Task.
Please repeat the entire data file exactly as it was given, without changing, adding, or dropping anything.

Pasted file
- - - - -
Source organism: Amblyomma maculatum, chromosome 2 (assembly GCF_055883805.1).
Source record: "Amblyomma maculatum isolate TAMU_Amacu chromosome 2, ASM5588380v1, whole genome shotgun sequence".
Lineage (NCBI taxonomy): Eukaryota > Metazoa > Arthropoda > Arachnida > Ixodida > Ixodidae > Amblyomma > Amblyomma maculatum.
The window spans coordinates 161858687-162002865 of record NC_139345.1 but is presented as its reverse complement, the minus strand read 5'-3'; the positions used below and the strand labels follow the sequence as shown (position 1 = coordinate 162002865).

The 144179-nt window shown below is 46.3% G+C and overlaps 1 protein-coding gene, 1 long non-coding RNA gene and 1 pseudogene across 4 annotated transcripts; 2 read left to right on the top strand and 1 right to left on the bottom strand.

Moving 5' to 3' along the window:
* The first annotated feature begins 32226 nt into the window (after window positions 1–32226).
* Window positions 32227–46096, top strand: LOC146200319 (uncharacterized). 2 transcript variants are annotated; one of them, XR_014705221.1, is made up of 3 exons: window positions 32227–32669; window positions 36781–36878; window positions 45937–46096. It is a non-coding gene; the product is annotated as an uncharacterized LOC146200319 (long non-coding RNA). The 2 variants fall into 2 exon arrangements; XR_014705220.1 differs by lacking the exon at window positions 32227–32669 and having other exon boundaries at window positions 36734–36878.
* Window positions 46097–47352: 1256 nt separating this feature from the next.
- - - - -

Source organism: Amblyomma maculatum, chromosome 2 (assembly GCF_055883805.1).
Source record: "Amblyomma maculatum isolate TAMU_Amacu chromosome 2, ASM5588380v1, whole genome shotgun sequence".
Lineage (NCBI taxonomy): Eukaryota > Metazoa > Arthropoda > Arachnida > Ixodida > Ixodidae > Amblyomma > Amblyomma maculatum.
The window spans coordinates 161858687-162002865 of record NC_139345.1 but is presented as its reverse complement, the minus strand read 5'-3'; the positions used below and the strand labels follow the sequence as shown (position 1 = coordinate 162002865).

The 144179-nt window shown below is 46.3% G+C and overlaps 1 protein-coding gene, 1 long non-coding RNA gene and 1 pseudogene across 4 annotated transcripts; 2 read left to right on the top strand and 1 right to left on the bottom strand.

Moving 5' to 3' along the window:
* The first annotated feature begins 32226 nt into the window (after window positions 1–32226).
* Window positions 32227–46096, top strand: LOC146200319 (uncharacterized). 2 transcript variants are annotated; one of them, XR_014705221.1, is made up of 3 exons: window positions 32227–32669; window positions 36781–36878; window positions 45937–46096. It is a non-coding gene; the product is annotated as an uncharacterized LOC146200319 (long non-coding RNA). The 2 variants fall into 2 exon arrangements; XR_014705220.1 differs by lacking the exon at window positions 32227–32669 and having other exon boundaries at window positions 36734–36878.
* Window positions 46097–47352: 1256 nt separating this feature from the next.